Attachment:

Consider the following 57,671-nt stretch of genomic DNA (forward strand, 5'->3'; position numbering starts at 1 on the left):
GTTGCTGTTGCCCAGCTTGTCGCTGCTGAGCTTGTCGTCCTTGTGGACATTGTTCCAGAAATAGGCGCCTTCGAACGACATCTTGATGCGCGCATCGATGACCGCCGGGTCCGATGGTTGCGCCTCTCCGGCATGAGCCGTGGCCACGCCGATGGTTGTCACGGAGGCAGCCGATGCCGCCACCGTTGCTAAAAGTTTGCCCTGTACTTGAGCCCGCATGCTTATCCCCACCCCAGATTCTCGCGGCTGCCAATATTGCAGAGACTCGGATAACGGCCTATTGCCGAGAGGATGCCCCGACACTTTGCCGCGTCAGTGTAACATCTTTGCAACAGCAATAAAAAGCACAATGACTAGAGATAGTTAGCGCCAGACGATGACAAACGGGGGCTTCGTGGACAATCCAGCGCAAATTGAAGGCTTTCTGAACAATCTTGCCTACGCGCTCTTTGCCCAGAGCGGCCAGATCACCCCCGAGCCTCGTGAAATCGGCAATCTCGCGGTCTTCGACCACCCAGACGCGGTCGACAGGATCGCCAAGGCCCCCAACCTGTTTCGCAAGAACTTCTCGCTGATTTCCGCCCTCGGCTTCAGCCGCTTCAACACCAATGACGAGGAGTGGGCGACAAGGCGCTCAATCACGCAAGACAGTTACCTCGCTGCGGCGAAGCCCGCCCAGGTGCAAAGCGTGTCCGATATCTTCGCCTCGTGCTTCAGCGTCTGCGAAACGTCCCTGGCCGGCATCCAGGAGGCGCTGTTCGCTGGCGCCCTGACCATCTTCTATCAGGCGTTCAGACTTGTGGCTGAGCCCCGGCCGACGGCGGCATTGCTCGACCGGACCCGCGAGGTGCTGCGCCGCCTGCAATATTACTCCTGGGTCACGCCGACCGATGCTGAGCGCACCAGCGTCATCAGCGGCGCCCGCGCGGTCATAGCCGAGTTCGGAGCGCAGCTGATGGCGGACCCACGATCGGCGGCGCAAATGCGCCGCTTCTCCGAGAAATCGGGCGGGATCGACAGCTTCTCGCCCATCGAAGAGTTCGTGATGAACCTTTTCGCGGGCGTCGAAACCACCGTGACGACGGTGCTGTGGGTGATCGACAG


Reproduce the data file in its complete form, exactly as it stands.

Consider the following 57,671-nt stretch of genomic DNA (forward strand, 5'->3'; position numbering starts at 1 on the left):
GTTGCTGTTGCCCAGCTTGTCGCTGCTGAGCTTGTCGTCCTTGTGGACATTGTTCCAGAAATAGGCGCCTTCGAACGACATCTTGATGCGCGCATCGATGACCGCCGGGTCCGATGGTTGCGCCTCTCCGGCATGAGCCGTGGCCACGCCGATGGTTGTCACGGAGGCAGCCGATGCCGCCACCGTTGCTAAAAGTTTGCCCTGTACTTGAGCCCGCATGCTTATCCCCACCCCAGATTCTCGCGGCTGCCAATATTGCAGAGACTCGGATAACGGCCTATTGCCGAGAGGATGCCCCGACACTTTGCCGCGTCAGTGTAACATCTTTGCAACAGCAATAAAAAGCACAATGACTAGAGATAGTTAGCGCCAGACGATGACAAACGGGGGCTTCGTGGACAATCCAGCGCAAATTGAAGGCTTTCTGAACAATCTTGCCTACGCGCTCTTTGCCCAGAGCGGCCAGATCACCCCCGAGCCTCGTGAAATCGGCAATCTCGCGGTCTTCGACCACCCAGACGCGGTCGACAGGATCGCCAAGGCCCCCAACCTGTTTCGCAAGAACTTCTCGCTGATTTCCGCCCTCGGCTTCAGCCGCTTCAACACCAATGACGAGGAGTGGGCGACAAGGCGCTCAATCACGCAAGACAGTTACCTCGCTGCGGCGAAGCCCGCCCAGGTGCAAAGCGTGTCCGATATCTTCGCCTCGTGCTTCAGCGTCTGCGAAACGTCCCTGGCCGGCATCCAGGAGGCGCTGTTCGCTGGCGCCCTGACCATCTTCTATCAGGCGTTCAGACTTGTGGCTGAGCCCCGGCCGACGGCGGCATTGCTCGACCGGACCCGCGAGGTGCTGCGCCGCCTGCAATATTACTCCTGGGTCACGCCGACCGATGCTGAGCGCACCAGCGTCATCAGCGGCGCCCGCGCGGTCATAGCCGAGTTCGGAGCGCAGCTGATGGCGGACCCACGATCGGCGGCGCAAATGCGCCGCTTCTCCGAGAAATCGGGCGGGATCGACAGCTTCTCGCCCATCGAAGAGTTCGTGATGAACCTTTTCGCGGGCGTCGAAACCACCGTGACGACGGTGCTGTGGGTGATCGACAG